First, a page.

The following website was a good source for me for learning about the different kinds of blade steels and their properties.

    http://www.zknives.com/knives/articles/knifesteelfaq.shtml

    According to that site, the S30V carbon steels are so wear resistant that you can still get a durable 22 to 25 degree edge on a large knife. At least thats my interpretation. Some day when I have alot of time, I may change the 30 degree edge on my big CPM3V blade to a 25, just to see how truely sharp it can be.

    I'm still learning.
     

    Rookie

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    Re: Sharpening S30v

    I will also say this to knife manufacturers:

    It would be nice if all knives came with the type of steel and edge angle printed on the blade. At least put it in the printed material that comes with the knife. It sure would make sharpening/care/maintenance easier.
     

    Quarter Horse

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    Re: Sharpening S30v

    S30V used to have a reputation for not holding a hairpopping edge for long but was able to hold a great working edge through a lot of work. I bought my first S30V knife ten or fifteen years ago and found this to be true with it and subsequent knives of the same material. New hardening/tempering techniqes may have changed this but I bought another S30V last year and it is the same.

    I just use a diamond steel to slightly turn the edge and they seem to keep going forever. Oh yeah, be careful the stuff is a little brittle.
     

    dega37

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    Re: Sharpening S30v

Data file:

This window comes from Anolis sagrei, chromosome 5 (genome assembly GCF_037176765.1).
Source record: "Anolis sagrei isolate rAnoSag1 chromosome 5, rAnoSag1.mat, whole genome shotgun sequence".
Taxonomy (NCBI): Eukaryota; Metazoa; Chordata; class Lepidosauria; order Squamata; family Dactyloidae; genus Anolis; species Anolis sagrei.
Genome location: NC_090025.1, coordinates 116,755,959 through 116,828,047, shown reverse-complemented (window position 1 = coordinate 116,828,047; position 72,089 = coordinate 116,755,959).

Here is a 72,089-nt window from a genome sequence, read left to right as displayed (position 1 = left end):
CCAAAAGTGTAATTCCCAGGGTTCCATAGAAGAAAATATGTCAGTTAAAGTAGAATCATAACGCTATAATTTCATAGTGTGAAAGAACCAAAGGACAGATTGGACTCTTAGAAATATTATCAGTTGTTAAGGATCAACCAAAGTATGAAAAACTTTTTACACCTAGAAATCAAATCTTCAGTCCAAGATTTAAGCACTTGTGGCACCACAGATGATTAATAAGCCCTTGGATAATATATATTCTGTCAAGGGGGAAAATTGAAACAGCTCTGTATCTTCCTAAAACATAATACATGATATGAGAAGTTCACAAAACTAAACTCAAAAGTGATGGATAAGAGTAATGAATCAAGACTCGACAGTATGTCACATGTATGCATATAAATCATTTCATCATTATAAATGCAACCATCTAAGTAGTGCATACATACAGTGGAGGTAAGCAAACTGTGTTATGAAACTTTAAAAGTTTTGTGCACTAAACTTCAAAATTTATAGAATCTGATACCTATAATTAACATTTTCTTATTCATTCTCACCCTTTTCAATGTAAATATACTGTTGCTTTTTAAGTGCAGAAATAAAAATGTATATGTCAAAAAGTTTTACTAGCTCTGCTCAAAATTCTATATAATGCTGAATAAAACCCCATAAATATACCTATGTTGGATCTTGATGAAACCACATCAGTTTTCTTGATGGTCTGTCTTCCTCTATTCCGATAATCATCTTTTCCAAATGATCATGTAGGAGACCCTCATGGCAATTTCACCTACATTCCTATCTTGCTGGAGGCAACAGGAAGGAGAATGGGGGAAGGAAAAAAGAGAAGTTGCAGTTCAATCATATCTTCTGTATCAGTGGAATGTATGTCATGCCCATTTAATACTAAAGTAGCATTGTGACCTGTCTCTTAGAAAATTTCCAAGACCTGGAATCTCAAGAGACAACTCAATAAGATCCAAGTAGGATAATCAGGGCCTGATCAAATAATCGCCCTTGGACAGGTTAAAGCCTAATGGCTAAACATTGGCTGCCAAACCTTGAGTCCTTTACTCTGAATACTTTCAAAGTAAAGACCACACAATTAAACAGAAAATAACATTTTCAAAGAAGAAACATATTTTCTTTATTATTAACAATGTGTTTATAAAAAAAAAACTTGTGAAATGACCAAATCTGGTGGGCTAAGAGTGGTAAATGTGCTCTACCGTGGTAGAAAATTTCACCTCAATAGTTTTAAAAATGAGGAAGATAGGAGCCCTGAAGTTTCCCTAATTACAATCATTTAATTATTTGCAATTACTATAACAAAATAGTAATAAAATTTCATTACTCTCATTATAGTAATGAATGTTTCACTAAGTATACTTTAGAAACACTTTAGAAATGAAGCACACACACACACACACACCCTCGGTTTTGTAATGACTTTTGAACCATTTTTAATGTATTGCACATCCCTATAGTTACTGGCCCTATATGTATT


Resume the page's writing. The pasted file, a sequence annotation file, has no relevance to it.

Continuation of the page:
+1 on Spyderco Sharpmakers and sharpening angle. The sharpening angle is by far the most important aspect when sharpening a blade so you have to know what angle your blade is and adjust accordingly. Spyderco offers a 30 degree (15 each side) or 40 (20 each side) and flat (traditional) if you place the stones in the back. The steeper the angle of the blade to the stone, the more you will be sharpening the edge, but you have to be consistent on each side so I can't stress enough the angle. A narrower angle is sharper but will dull and nick quicker, so if you plan on being tough on the blade use more of a utility edge : 40 degrees. With S30V you will need diamond stones if you have to make drastic adjustments to the blade i.e. you want to change the angle or you nicked it.
    Oh and +1 on learning how to sharpen
     

    bm11

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    Re: Sharpening S30v

    So it seems the sharpmaker has gotten the most votes? I suppose I could try it, and send it out if I'm not happy with the result.

    By the way guys- I am not entirely sharpening ignorant. I have done a lot with stones and even a bit with high grit paper, just never have gotten into machines with specific angles, or paper wheels, etc.
     

    bm11

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    Re: Sharpening S30v

    Watched those vids, thanks for posting them.
     

    Jpalmer88

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    Another vote for the Sharp Maker. I've sharpened far more wear resistant steels with it.
     

    pappy42

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    Re: Sharpening S30v

    S30V is easily sharpened or "touched up" with either diamond or conventional stones.

    Two things determine success or failure: Maintaining a constant (correct)angle for each pass over the sharpening medium. Use a moderate to light pressure of the blade edge to the sharpening medium.

    These days I lean toward diamond sharpeners because they require no oil and clean up with Dawn and water.

    If you are still reluctant to "jump in" with your new blade; practice on an older one first. It really is eay.